The last picture of the Weekes triplets shows Winkie
(left), Jackson and Lillie at the daycare in the Doha mall
hours before the deadly inferno. Photo / Supplied
The owner of the Doha childcare centre where Kiwi
triplets died in a blaze has pleaded not guilty to criminal
charges after finally appearing in court following four
But the trial will not go ahead until December 19 after
defence lawyers asked for charges to be brought against Nike,
whose shop was where the fire in the Villaggio mall started
almost six months ago, Doha News reported.
Nineteen people were killed in the fire including
two-year-old triplets Lillie, Jackson and Willsher Weekes.
They were among 13 children and four teachers who died in the
mall's the Gympanzee childcare centre.
All the defendants charged over the deaths pleaded not guilty
when they appeared in a Qatari court, Doha News reported.
Prosecutors opposed the move to bring charges against Nike,
but judges said they would consider it.
The criminal hearing to determine responsibility for the
deaths had been postponed four times after the owner of the
Gympanzee daycare centre, Iman Al Kuwari, failed to show up.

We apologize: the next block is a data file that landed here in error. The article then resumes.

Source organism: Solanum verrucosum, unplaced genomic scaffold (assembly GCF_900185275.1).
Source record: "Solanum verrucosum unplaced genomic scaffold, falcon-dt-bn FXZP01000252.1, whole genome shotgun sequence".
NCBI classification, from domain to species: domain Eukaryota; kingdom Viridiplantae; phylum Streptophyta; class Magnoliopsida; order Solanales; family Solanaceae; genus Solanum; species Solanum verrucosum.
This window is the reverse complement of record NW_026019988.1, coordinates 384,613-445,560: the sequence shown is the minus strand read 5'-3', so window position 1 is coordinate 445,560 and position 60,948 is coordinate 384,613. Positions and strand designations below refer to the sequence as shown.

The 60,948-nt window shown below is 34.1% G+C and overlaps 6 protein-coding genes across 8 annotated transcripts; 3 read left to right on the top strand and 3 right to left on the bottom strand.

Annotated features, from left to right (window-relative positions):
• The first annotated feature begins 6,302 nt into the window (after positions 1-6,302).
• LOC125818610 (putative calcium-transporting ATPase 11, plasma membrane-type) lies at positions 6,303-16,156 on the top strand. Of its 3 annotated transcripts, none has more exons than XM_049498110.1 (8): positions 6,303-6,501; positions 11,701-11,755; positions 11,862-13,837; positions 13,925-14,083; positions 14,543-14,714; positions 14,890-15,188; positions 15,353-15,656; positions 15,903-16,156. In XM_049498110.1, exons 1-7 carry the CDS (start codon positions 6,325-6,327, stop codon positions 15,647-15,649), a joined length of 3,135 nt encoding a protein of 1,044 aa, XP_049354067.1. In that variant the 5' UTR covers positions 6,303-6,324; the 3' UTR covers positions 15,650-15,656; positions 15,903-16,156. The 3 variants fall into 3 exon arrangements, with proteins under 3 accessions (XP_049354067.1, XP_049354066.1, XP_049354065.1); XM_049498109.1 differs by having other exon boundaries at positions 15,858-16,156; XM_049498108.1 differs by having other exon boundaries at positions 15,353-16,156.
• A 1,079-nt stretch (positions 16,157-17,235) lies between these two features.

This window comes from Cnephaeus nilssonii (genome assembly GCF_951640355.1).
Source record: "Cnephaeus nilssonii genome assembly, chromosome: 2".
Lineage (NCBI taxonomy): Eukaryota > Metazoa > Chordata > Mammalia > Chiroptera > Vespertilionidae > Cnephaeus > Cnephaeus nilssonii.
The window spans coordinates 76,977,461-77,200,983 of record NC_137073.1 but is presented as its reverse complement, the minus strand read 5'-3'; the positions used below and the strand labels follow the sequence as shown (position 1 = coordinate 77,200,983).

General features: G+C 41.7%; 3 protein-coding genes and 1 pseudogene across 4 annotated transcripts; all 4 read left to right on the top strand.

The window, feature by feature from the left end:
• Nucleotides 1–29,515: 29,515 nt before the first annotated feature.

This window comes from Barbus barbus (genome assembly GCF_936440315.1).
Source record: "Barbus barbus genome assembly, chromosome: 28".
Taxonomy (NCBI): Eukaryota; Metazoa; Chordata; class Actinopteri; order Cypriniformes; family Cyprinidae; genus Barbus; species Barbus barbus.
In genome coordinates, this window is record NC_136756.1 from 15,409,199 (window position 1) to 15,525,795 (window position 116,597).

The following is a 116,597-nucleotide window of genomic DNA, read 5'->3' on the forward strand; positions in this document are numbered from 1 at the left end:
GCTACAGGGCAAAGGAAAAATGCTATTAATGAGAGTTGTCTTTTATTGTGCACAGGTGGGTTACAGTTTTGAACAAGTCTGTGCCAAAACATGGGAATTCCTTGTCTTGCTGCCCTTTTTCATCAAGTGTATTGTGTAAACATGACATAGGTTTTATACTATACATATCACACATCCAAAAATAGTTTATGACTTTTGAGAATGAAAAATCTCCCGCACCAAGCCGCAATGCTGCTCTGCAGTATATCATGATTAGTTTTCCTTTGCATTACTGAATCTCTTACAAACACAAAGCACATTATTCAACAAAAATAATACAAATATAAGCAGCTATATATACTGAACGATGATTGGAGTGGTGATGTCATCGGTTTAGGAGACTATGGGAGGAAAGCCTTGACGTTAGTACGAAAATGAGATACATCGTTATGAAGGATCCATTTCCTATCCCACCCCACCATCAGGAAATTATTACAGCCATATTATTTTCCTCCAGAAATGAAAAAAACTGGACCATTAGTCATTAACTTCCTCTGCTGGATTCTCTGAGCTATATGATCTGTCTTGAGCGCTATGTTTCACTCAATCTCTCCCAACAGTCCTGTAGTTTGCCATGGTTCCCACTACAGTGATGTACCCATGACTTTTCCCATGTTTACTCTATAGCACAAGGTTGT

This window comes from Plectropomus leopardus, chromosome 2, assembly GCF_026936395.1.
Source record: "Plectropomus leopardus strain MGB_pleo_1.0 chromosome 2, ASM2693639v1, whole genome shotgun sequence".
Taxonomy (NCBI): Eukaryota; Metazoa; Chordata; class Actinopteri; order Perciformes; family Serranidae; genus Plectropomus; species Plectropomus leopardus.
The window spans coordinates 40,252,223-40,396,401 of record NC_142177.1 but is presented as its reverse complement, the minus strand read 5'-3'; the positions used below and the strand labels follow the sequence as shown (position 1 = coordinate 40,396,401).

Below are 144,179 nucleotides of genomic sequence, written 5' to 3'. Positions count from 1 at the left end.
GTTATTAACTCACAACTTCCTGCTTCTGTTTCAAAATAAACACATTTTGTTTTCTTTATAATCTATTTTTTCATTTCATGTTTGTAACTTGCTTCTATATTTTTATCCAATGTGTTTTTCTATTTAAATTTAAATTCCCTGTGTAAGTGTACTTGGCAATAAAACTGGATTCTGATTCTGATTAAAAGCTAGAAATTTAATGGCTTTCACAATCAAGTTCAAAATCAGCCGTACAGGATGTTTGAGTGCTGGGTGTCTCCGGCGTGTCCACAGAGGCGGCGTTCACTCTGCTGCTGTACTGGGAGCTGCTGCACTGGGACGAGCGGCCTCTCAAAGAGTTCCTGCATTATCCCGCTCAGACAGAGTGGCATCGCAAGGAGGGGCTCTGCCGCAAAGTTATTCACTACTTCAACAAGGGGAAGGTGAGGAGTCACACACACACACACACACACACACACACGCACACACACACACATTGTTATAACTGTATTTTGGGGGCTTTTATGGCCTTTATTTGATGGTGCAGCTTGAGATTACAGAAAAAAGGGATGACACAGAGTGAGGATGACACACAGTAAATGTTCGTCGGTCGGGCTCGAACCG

Her appearance in court means she is able to mount a defence
against the charges - something which hung in the balance
after her last no-show earlier this month.
A court official earlier told Doha News that today's hearing
would be the last time Al Kuwari could be tried "amicably",
after which she would lose the chance to mount a defence.
The others charged over the mall fire include Al Kuwari's
husband, mall management, Civil Defence officials and
insurance company representatives.
The relatives of victims were reportedly teary-eyed as the
defendants appeared in court for the more than half-hour
They told Doha News their expectations had been low after the
postponements, but progress had been made.
The triplets' father, Martin Weekes, earlier this month
expressed his frustration with the delays to the hearing.
"The delay in the legal system is beginning to shed an
unfavourable light on the country and the courts."
Three weeks after the fire, Nike released a statement saying
it was deeply saddened by the deaths.
An investigation report found the fire was sparked by faulty
electrical wiring in a fluorescent light in its store.